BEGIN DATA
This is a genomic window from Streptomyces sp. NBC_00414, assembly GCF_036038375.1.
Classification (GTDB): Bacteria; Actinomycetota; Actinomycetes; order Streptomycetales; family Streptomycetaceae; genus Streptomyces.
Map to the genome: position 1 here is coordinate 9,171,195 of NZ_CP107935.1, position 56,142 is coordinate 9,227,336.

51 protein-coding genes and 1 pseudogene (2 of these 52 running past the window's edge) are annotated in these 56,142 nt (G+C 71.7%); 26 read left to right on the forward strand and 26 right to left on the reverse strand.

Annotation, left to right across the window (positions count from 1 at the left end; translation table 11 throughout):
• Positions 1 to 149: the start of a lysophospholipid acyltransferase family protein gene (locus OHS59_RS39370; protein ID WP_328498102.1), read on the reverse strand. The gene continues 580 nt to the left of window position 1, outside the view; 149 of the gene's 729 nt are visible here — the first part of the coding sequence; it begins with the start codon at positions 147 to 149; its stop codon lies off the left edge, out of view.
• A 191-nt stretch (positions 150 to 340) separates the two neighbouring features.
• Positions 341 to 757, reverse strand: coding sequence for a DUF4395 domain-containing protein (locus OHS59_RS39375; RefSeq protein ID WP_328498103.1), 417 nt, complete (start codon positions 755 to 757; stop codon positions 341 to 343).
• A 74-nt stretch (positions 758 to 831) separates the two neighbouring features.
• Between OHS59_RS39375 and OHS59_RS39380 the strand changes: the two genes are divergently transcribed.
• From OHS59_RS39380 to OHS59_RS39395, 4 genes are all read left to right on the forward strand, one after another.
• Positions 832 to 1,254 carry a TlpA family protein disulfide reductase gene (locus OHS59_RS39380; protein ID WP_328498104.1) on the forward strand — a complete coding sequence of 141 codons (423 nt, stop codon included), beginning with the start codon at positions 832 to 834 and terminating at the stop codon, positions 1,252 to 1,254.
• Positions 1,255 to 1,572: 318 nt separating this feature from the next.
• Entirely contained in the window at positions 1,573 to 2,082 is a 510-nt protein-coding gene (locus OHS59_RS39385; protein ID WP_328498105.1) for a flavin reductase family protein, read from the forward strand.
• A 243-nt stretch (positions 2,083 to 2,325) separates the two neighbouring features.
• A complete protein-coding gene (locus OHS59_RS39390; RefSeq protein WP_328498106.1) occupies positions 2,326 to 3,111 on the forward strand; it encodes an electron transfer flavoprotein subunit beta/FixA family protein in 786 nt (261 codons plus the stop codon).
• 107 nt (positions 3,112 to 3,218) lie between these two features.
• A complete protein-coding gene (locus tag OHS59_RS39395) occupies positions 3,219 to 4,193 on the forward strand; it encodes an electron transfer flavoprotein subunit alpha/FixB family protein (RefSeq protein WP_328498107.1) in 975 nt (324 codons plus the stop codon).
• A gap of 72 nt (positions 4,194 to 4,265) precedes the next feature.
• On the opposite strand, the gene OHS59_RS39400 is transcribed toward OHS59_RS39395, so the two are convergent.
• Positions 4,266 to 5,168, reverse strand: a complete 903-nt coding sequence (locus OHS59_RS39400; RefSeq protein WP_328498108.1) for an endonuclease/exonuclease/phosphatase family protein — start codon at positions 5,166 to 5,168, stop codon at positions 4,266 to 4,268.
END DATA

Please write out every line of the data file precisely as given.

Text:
This is a genomic window from Streptomyces sp. NBC_00414, assembly GCF_036038375.1.
Classification (GTDB): Bacteria; Actinomycetota; Actinomycetes; order Streptomycetales; family Streptomycetaceae; genus Streptomyces.
Map to the genome: position 1 here is coordinate 9,171,195 of NZ_CP107935.1, position 56,142 is coordinate 9,227,336.

51 protein-coding genes and 1 pseudogene (2 of these 52 running past the window's edge) are annotated in these 56,142 nt (G+C 71.7%); 26 read left to right on the forward strand and 26 right to left on the reverse strand.

Annotation, left to right across the window (positions count from 1 at the left end; translation table 11 throughout):
• Positions 1 to 149: the start of a lysophospholipid acyltransferase family protein gene (locus OHS59_RS39370; protein ID WP_328498102.1), read on the reverse strand. The gene continues 580 nt to the left of window position 1, outside the view; 149 of the gene's 729 nt are visible here — the first part of the coding sequence; it begins with the start codon at positions 147 to 149; its stop codon lies off the left edge, out of view.
• A 191-nt stretch (positions 150 to 340) separates the two neighbouring features.
• Positions 341 to 757, reverse strand: coding sequence for a DUF4395 domain-containing protein (locus OHS59_RS39375; RefSeq protein ID WP_328498103.1), 417 nt, complete (start codon positions 755 to 757; stop codon positions 341 to 343).
• A 74-nt stretch (positions 758 to 831) separates the two neighbouring features.
• Between OHS59_RS39375 and OHS59_RS39380 the strand changes: the two genes are divergently transcribed.
• From OHS59_RS39380 to OHS59_RS39395, 4 genes are all read left to right on the forward strand, one after another.
• Positions 832 to 1,254 carry a TlpA family protein disulfide reductase gene (locus OHS59_RS39380; protein ID WP_328498104.1) on the forward strand — a complete coding sequence of 141 codons (423 nt, stop codon included), beginning with the start codon at positions 832 to 834 and terminating at the stop codon, positions 1,252 to 1,254.
• Positions 1,255 to 1,572: 318 nt separating this feature from the next.
• Entirely contained in the window at positions 1,573 to 2,082 is a 510-nt protein-coding gene (locus OHS59_RS39385; protein ID WP_328498105.1) for a flavin reductase family protein, read from the forward strand.
• A 243-nt stretch (positions 2,083 to 2,325) separates the two neighbouring features.
• A complete protein-coding gene (locus OHS59_RS39390; RefSeq protein WP_328498106.1) occupies positions 2,326 to 3,111 on the forward strand; it encodes an electron transfer flavoprotein subunit beta/FixA family protein in 786 nt (261 codons plus the stop codon).
• 107 nt (positions 3,112 to 3,218) lie between these two features.
• A complete protein-coding gene (locus tag OHS59_RS39395) occupies positions 3,219 to 4,193 on the forward strand; it encodes an electron transfer flavoprotein subunit alpha/FixB family protein (RefSeq protein WP_328498107.1) in 975 nt (324 codons plus the stop codon).
• A gap of 72 nt (positions 4,194 to 4,265) precedes the next feature.
• On the opposite strand, the gene OHS59_RS39400 is transcribed toward OHS59_RS39395, so the two are convergent.
• Positions 4,266 to 5,168, reverse strand: a complete 903-nt coding sequence (locus OHS59_RS39400; RefSeq protein WP_328498108.1) for an endonuclease/exonuclease/phosphatase family protein — start codon at positions 5,166 to 5,168, stop codon at positions 4,266 to 4,268.